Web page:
Smartphones 'remotely wiped' in police custody, as encryption vs. law enforcement heats up

British police are warning that smartphones in custody for forensics and ongoing investigations are being remotely wiped, potentially killing vital evidence.
Written by Zack Whittaker, Contributor
Image: stock photo

British police forces have complained that as many as six smartphones seized have been remotely wiped in the past year, potentially killing vital evidence as part of ongoing investigations.

The somewhat comical angle from the BBC News on Thursday was that Cambridgeshire, Derbyshire, Nottingham, and Durham police "don't know how people wiped them."

Here's a hint, police: "Find my iPhone."

The issue stems around the technology that allows users to remotely wipe their device, and potentially corporate secrets and personal information, in cases where their devices have been lost or stolen.

Most modern phones come with this technology: Apple iPhones, Android and Windows Phone devices all do. In many cases, like with BlackBerry handsets, company IT administrators can also remotely wipe data.

But this poses a problem for the British bobbies. The report said, citing one forensics expert, "If a device has a signal, in theory it is possible to wipe it remotely."

Police often use radio-frequency shielded bags, or even microwave ovens (so long as they're never turned on) to prevent cell service from getting through. However, in some cases, even that short period of time after a device has been seized can be enough to send through a remotely-activated data kill switch.

Law enforcement in the U.S. over the past few weeks have complained at Apple and Google's move to encrypt data on their devices by default, forcing police and federal agents to go to the device owner, rather than to the company themselves.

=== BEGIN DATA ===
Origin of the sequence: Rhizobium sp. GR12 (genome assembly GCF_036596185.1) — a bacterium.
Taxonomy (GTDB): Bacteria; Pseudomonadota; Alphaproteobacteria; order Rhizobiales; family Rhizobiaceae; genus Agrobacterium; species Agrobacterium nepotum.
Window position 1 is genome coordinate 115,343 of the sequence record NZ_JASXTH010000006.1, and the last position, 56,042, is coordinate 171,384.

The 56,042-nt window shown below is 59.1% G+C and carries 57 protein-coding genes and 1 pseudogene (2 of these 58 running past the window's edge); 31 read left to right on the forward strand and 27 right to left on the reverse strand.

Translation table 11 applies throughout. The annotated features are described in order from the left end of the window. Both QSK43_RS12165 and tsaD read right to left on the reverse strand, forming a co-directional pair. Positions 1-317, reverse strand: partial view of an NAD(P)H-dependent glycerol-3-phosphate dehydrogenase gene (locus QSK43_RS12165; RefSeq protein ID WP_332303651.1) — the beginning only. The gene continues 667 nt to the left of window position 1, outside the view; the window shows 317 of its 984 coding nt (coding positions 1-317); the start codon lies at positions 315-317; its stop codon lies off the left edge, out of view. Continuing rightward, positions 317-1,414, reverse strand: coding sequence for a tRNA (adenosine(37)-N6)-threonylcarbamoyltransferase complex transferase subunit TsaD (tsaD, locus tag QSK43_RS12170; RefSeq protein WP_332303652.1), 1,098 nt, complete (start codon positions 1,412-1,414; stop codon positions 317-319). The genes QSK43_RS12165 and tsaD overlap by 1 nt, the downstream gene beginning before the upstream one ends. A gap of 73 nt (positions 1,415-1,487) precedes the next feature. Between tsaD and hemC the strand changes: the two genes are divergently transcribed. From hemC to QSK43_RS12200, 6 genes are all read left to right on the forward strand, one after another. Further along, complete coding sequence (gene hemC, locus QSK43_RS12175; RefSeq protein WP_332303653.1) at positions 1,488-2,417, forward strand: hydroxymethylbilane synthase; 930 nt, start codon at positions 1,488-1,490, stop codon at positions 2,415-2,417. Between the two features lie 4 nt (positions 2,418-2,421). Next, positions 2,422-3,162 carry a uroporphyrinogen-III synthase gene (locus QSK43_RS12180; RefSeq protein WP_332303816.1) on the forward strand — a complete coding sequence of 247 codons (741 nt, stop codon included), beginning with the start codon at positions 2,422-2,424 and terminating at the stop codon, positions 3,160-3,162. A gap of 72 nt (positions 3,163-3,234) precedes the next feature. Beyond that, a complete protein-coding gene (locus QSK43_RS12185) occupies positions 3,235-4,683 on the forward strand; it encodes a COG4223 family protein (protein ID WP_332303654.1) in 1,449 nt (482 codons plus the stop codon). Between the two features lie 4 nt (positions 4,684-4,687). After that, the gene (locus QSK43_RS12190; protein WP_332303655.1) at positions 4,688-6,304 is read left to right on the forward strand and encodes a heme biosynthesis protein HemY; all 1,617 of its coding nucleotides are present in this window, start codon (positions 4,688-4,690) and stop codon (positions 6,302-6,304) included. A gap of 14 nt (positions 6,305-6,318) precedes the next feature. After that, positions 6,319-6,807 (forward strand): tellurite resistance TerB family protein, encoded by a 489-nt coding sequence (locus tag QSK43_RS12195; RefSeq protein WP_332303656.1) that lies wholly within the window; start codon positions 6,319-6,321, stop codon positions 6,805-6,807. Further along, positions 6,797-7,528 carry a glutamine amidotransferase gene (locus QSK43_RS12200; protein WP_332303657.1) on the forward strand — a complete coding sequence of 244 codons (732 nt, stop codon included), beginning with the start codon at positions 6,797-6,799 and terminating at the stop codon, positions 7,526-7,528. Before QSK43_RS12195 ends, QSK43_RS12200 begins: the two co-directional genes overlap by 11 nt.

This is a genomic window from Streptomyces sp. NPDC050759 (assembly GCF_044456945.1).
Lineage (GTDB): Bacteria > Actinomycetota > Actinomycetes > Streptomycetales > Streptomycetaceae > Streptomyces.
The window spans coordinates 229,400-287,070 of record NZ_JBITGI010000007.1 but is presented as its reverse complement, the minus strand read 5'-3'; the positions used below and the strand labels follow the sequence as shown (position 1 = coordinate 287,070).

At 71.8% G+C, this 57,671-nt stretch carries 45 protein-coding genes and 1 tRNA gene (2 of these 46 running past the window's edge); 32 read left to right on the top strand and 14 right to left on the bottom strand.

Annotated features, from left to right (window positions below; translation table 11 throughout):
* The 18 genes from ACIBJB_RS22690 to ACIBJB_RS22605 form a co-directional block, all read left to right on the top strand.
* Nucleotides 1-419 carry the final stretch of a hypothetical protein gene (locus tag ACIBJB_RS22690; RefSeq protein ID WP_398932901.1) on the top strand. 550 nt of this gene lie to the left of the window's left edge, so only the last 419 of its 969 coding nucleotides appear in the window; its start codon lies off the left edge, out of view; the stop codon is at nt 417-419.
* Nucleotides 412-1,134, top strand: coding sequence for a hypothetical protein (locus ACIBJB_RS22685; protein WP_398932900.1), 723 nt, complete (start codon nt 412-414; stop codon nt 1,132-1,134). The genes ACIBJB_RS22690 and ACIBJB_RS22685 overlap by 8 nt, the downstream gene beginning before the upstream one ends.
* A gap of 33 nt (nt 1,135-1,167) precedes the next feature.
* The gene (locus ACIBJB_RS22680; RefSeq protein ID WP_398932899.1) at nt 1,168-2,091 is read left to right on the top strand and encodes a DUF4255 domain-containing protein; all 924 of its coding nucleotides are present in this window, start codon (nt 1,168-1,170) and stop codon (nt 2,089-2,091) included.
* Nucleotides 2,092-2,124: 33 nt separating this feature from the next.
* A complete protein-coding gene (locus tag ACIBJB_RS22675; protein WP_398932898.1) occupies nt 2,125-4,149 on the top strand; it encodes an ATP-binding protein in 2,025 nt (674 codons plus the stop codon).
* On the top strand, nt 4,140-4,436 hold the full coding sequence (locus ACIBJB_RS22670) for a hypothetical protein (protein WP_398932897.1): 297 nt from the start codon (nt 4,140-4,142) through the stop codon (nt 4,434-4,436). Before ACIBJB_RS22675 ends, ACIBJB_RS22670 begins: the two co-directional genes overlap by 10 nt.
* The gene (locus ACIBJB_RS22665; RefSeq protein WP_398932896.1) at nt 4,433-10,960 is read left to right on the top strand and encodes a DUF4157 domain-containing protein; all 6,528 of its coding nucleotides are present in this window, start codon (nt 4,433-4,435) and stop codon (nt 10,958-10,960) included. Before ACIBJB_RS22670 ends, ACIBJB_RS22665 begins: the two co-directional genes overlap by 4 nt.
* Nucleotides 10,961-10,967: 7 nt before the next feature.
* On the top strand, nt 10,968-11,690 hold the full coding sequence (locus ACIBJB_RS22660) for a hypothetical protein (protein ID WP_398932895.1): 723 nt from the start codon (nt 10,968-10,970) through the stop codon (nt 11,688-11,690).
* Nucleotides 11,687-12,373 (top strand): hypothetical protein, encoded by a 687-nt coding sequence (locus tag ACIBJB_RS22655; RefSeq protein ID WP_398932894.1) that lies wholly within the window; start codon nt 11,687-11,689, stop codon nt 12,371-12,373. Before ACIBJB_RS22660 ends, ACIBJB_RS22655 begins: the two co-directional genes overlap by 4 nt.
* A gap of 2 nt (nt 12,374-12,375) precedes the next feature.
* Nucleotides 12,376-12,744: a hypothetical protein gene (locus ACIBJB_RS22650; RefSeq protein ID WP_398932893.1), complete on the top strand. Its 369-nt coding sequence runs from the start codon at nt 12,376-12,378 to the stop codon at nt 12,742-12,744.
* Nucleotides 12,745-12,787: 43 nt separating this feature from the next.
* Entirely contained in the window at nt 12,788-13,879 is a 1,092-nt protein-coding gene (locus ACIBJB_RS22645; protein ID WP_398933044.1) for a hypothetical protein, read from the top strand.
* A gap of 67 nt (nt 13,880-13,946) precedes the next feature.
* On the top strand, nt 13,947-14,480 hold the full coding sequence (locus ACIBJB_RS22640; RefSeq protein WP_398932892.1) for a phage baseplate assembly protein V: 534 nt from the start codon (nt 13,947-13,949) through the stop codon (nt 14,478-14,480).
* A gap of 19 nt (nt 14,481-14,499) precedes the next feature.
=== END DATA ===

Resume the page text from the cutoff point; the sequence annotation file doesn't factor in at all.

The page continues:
Apple's "Find my iPhone" can remotely find, and wipe, an iPhone or iPad.
Image: CNET

Many U.S. federal agencies, including the FBI and the NSA, complained that Apple and Google's encryption efforts will hamper investigations. Drug dealers, pedophiles, identity thieves, and other violent criminals will be able to evade capture, they say, with the FBI Director James Comey criticizing Apple for allowing its customers to "place themselves beyond the law." 

That was, on the most part, just scaremongering. The Guardian's Trevor Timm described the cacophony of complaints as a "misleading PR offensive."

Now that same Apple, Google vs. U.S. law enforcement effort may be slowly making its way across the pond.

There are some issues to take into account regarding the U.K.'s case.

Firstly, failing to hand over your encryption keys — in many cases for smartphone owners, that's your passcode — can land you in prison for up to two years. Under the U.K.'s surveillance laws, dubbed RIPA (Regulation of Investigatory Powers Act), a court can force the handover of these keys, or face contempt charges. This is a massive breakaway from the U.S., which has the Fifth Amendment right to protect a U.S. person against self-incrimination.

Also, remotely wiping a device that's in (or about to be in) police custody can also land U.K. persons in trouble. Prosecutors could easily argue that data stored on a smartphone could help an investigation, and interfering with that could lead to additional charges landing at a person's feet.

The problem lies with this delicate balance between privacy and the need to appease law enforcement. Crimes are committed all the time. There's little doubt in anyone's minds that smartphones and the vast amount of data they hold can be crucial to police efforts. But it doesn't mean they should automatically have access to them.

The U.K. is a little more flexible with its laws, thanks to a uncodified constitution, which precludes the British public from such U.S.-style laws, such as the protection against self incrimination and the protection against unwarranted searches and seizures.

What's next?

While the U.S. plays a game of cat-and-mouse between law enforcement efforts and the smartphone makers, the U.K. could — and probably will — act legislatively. 

Which, don't be surprised at. This, after all, is the country that passed new data retention powers into law just weeks after the European Court of Justice ruled that such laws were unlawful

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